But the majority of the women are here and the support is amazing is a really smart women, lest there be any doubt that were duped you know egregiously so so yeah that's that's the kind of the genesis of how I got to be in this business.


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Kelly Paxton: Is there I'm gonna say a demographic age wise um.



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Lisa Lawler: That's a really good question Kelly, because what I'm seeing mostly and I can only go by what I'm seeing and the women that contact me reach out to me, I would say, if there was a median age, it would probably be early to mid 40s.Having said that, I have had clients as young as you know, early 30s.


And I have clients many clients who are in their 50s and even 60s so and that's really tragic, because if you've been a stay at home mom or a housewife with your kids grown empty nester and you haven't worked in 20 or 30 years or never worked out of college at some of those women who suddenly now has to scramble and make a living in this economy.


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Lisa Lawler: I have a problem with people being Ruth Madoff there's a lot of emotional almost Stockholm syndrome stuff that goes on, with women in these long long term marriages that the humiliation factor also is extreme.

So in her case you know her own children wouldn't speak to her unless she divorced Bernie and stop talking to him and stop seeing him. 


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Lisa Lawler: To do the right thing and the other one it's about power and money but mostly about power, but the thing they do have in common is the power.


The power they want that power, you know they want to win at any cost, and like anyone else you know are some that are easily led that skews your judgment.


You know you always have to go back and ask yourself and get grounded Why am I doing this, what are my motivations be you know behind what I'm doing or thinking of doing, but these two guys it's the power, I always you know, look at what's going on in a government it's money and power it's always going to be the power that people want and control, so I don't know I go back and forth I love that Bobby is so fixated on his mission in life, you know that's commitment.


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Lisa Lawler: My team doesn't think that it's compelling enough for audiences to tune in every week and I thought he said yeah we've thought about doing this before.

But they are they don't the team doesn't think it's compelling enough material for audiences to tune in every week and they very politely said, yet they're turning tuning in for 13 years to essentially the same story every week.


So I just find that confounding completely confounding problem here is, I think that networks don't understand producers don't understand that these aren't little ladies, these are very bright professional women in many cases, who were duped breed justly.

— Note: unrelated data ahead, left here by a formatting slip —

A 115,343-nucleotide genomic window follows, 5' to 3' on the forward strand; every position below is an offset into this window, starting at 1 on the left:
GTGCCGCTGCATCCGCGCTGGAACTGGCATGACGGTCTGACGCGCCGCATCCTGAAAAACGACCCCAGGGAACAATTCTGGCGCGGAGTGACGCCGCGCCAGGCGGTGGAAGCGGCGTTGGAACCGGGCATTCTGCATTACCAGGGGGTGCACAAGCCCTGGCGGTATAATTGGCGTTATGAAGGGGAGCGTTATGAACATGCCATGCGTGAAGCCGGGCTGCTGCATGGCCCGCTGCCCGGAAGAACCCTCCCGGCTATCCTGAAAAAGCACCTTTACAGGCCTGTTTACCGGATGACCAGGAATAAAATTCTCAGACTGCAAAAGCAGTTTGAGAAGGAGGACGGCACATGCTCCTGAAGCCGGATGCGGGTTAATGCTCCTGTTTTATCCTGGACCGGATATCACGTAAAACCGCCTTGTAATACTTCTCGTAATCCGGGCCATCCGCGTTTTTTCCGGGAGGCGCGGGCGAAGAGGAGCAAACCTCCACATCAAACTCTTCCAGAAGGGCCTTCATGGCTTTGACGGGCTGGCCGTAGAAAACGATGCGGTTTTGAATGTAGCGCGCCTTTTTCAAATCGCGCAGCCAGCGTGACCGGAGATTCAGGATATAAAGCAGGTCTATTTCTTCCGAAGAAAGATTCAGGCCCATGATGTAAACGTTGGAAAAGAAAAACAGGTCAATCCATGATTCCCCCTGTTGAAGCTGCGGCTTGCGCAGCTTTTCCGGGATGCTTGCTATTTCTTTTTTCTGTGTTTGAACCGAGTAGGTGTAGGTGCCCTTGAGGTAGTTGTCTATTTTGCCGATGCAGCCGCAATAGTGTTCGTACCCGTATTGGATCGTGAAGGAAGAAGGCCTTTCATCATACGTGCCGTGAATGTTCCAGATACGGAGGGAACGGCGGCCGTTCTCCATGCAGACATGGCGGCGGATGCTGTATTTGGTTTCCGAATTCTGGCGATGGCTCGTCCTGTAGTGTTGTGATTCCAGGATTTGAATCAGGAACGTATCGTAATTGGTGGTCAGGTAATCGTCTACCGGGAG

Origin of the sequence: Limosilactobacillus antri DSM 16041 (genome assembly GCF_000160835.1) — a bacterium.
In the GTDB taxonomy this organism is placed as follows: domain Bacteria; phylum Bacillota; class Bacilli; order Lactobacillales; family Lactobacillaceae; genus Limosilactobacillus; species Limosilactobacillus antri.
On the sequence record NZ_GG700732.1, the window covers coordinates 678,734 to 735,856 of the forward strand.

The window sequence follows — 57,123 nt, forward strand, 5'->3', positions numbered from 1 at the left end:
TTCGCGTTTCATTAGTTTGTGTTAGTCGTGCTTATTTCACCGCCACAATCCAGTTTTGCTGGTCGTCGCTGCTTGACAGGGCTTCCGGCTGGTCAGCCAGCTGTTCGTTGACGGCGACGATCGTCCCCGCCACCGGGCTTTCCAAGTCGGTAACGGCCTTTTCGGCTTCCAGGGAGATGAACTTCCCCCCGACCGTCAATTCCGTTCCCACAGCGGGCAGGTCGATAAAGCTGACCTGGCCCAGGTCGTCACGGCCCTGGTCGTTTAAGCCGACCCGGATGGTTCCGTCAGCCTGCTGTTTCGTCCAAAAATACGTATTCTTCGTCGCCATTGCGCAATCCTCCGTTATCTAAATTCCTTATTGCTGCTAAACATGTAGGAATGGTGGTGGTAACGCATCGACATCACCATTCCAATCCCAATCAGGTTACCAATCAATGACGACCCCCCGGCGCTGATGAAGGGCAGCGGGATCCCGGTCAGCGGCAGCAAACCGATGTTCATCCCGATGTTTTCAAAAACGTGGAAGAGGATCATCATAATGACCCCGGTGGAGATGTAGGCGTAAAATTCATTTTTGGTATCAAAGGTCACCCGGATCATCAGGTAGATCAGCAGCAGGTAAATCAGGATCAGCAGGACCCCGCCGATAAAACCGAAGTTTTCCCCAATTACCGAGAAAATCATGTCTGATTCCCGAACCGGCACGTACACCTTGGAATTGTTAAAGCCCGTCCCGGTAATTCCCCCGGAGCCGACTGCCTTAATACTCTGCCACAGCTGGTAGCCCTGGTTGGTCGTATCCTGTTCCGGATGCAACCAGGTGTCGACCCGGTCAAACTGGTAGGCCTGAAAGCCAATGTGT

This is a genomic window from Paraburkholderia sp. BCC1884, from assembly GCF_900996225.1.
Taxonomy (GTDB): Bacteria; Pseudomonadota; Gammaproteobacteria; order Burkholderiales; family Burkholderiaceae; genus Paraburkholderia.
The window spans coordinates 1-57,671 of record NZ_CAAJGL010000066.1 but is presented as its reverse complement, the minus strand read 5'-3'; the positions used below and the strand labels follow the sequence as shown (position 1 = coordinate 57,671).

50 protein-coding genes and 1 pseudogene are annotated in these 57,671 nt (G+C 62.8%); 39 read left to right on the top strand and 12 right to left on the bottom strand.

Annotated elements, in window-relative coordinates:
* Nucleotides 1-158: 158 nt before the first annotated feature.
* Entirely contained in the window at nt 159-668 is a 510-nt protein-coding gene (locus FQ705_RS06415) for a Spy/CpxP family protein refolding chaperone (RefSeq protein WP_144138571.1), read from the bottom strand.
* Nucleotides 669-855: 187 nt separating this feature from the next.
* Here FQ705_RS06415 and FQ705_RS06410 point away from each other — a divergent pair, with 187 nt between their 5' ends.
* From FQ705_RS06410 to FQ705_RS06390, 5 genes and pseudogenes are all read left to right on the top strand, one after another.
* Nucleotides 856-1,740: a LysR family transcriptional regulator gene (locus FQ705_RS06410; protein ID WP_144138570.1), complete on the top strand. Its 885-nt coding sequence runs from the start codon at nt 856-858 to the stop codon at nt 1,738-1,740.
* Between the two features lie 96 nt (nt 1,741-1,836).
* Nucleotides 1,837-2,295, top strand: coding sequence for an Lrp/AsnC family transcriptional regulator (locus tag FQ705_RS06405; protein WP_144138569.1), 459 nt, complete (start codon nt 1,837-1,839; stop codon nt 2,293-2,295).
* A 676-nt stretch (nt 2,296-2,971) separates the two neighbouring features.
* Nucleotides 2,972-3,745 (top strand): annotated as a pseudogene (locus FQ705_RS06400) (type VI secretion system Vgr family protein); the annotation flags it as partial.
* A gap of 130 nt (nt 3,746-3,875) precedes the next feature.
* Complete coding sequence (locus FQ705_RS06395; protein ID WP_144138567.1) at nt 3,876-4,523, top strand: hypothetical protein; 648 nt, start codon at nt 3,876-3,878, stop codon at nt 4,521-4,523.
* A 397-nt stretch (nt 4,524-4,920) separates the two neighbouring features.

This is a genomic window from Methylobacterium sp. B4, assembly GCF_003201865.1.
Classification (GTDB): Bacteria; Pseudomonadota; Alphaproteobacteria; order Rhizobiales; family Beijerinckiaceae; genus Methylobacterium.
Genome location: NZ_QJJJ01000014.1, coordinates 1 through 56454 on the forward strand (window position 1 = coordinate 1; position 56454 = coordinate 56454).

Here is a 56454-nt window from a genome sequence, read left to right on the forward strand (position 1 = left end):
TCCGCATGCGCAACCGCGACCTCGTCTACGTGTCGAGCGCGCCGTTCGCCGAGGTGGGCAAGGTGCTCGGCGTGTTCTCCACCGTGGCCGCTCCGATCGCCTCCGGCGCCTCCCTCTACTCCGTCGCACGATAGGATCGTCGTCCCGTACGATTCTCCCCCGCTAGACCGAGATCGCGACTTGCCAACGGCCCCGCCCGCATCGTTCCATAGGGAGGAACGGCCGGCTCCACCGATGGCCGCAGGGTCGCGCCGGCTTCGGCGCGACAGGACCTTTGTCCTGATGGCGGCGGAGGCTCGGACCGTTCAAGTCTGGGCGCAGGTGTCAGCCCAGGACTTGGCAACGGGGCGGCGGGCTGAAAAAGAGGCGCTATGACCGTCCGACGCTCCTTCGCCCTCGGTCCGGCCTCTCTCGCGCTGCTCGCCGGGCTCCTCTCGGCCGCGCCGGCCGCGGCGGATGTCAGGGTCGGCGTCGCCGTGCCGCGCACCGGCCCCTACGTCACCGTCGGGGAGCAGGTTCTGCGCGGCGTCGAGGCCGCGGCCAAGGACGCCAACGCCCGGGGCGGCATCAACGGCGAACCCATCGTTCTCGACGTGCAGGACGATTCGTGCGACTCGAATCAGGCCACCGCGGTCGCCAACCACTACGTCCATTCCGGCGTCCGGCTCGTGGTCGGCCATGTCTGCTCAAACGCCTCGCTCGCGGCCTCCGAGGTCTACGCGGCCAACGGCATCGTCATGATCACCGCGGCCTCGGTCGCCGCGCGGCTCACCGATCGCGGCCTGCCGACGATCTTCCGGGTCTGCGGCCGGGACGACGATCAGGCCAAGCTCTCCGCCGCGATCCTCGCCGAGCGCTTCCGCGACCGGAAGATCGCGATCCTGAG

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Lisa Lawler: So you know I always when I have a young person come in her 30s or early 40s I always think there's time you can get training, you can relaunch you can you have done for the women in their late 50s and 60s, who come to me it's so heartbreaking because ageism is alive and well in this country and probably around the planet these women have to start from ground zero.


They can't go live with their parents. Their parents are either long dead or in nursing homes or whatever, so they have to go live with the children in many cases.


And it's just heartbreaking so yeah so they've got the monetary damage they also have the you know the stigma the shame humiliation all of that, the heartbreak because.


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Lisa Lawler: I I can't tell you how many times I have wanted to walk away from this work, but then another woman gets in touch with me and I can't say no, you know there's no i'll never get rich in this work, a lot of people say you should start a nonprofit.

And what I can say to that is but I don't want to run a non profit, I want to do the work I'm doing because running a non profit is a lot of work, you know there's a lot of fundraising that goes on.


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Lisa Lawler: So who knows you know I've done most of this out of pocket, and at this point I can't afford to keep doing this out of pocket I'm going to have to have a benefactor so if anyone's listening.


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Lisa Lawler: I need a benefactor to keep helping as women and children, but hopefully this book will bring in some income and train some attorneys so that we can begin to turn this ship around and get the courts to understand.


Wasn’t Lisa fascinating.  I can’t wait for her book and essays about other women and their lives as white collar wives.  I had heard about Erika Jayne but when I read Lisa’s blog I was pretty shocked.  Not everything is at it seems.  Please let me know what you thought about this episode. There are links in the show notes.